This was my first Michaels hutch house and the graphics are from Pam Junk. Check out more on these houses here.
I made this little cottage several years ago and although it was finished inside and out, nobody ever came to live there. In February 2016 I spent considerable time using paper napkins to upholster quarter scale resin furniture. I had such fun and was so pleased at the results that I started looking for a place to display some of the pices.
And when my eye fell on this little house, the Summer Cottage, I realized it was perfect for all the pastel pieces I had made.
The house is five 1/4 inches from peak to base, and with some trial placements I decided that I would use the two side chairs and the skirted table, saving the other pieces for another setting a bit more spacious.
Interesting, too, because once I made the decision on those three pieces of furniture, then the two Bunny sisters (who had been nearby as I intermittently worked on another quarter scale project with rabbits) moved right in. So, knowing who my occupants were gave me a plan for the other furnishings, an opportunity to use some things which had been in my stash for some time.
I made the rug in my early quarter scale days, using a design element cut from colored lace and adding a backing. It blended well with the color in my skirted table and cushions and helped determine the color for my window frames.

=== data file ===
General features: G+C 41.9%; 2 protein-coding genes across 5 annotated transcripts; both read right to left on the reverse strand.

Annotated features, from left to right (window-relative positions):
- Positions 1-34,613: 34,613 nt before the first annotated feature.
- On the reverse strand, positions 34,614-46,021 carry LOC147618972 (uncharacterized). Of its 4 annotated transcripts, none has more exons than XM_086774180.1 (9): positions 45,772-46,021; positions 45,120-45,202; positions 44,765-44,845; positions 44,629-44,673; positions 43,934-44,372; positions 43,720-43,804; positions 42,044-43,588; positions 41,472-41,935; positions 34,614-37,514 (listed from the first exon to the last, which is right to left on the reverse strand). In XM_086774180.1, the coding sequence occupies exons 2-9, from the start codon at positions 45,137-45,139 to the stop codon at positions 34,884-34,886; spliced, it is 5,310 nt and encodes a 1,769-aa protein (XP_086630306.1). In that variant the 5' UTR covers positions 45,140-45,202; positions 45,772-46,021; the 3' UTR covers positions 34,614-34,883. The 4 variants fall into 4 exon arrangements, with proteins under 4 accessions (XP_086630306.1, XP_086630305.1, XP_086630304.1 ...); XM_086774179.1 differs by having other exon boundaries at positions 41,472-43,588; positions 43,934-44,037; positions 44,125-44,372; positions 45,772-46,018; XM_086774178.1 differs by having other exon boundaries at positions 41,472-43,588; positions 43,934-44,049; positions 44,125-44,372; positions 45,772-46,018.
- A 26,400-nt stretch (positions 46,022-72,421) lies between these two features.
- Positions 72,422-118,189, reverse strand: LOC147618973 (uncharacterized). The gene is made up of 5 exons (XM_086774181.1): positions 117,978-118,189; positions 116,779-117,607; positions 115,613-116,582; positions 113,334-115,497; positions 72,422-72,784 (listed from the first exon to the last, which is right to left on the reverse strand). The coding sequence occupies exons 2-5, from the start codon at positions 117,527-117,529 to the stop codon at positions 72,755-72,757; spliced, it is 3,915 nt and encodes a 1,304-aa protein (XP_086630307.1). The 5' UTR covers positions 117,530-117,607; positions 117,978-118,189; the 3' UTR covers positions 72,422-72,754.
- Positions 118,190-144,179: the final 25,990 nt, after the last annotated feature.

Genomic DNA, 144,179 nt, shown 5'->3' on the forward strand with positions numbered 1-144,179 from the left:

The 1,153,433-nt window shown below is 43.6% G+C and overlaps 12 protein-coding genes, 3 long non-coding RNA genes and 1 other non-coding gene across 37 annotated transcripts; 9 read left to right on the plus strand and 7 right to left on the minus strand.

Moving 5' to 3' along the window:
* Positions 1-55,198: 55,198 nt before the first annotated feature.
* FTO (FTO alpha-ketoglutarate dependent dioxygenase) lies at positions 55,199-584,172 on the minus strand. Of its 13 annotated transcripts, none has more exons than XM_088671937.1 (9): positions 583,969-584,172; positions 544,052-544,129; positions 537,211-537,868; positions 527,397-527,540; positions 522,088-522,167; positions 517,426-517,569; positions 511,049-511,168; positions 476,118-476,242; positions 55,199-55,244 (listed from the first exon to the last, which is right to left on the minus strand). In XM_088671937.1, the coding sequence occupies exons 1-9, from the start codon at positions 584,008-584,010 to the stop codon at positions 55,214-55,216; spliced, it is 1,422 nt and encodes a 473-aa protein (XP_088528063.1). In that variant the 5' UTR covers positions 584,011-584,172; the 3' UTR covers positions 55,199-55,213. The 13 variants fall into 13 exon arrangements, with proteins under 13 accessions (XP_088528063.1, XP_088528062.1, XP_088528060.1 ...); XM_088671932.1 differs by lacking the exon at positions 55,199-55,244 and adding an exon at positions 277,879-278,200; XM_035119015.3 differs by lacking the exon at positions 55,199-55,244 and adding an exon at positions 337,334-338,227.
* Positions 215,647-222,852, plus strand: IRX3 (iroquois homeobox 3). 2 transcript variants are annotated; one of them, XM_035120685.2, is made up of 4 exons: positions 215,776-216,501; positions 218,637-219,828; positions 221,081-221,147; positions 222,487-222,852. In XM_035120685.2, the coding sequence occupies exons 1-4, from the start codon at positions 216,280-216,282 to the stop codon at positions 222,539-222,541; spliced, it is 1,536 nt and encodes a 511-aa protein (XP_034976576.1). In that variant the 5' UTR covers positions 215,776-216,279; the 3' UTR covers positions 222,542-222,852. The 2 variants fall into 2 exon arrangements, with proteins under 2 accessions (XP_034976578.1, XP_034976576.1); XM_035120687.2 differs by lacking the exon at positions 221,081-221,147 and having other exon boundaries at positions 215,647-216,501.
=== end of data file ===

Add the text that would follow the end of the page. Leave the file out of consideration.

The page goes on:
I am not sure if the faux wicker settee was a purchase or a swap; I have had it for several years. It is really nicely made and I added the cushions, a round long pillow and two square ones, made with the same print napkins used for the two side chairs on the upper floor.
This settee has a matching table, which I did not use for this setting. Instead, I decided on this real wicker coffee table, made by Peggy Taylor (now retired) because it gave me more room to display a special tray made by Pauline Coombes, which has clotted cream, jam and scones. I purchased it at one of Shelly's Online Miniature Shows. I added a snip from the same paper upholstery napkin for the cloth under the tray. The great thing about these cocktail napkins is that a single ply when creased with my fingernails drapes perfectly.
I don't remember where I got the tiny mossy basket; I added the Easter eggs, which are tiny tips from artificial plant clusters. There are also more Easter eggs on the lamp table. For those I used tiny nohole beads and a small brass jewelry finding for the dish.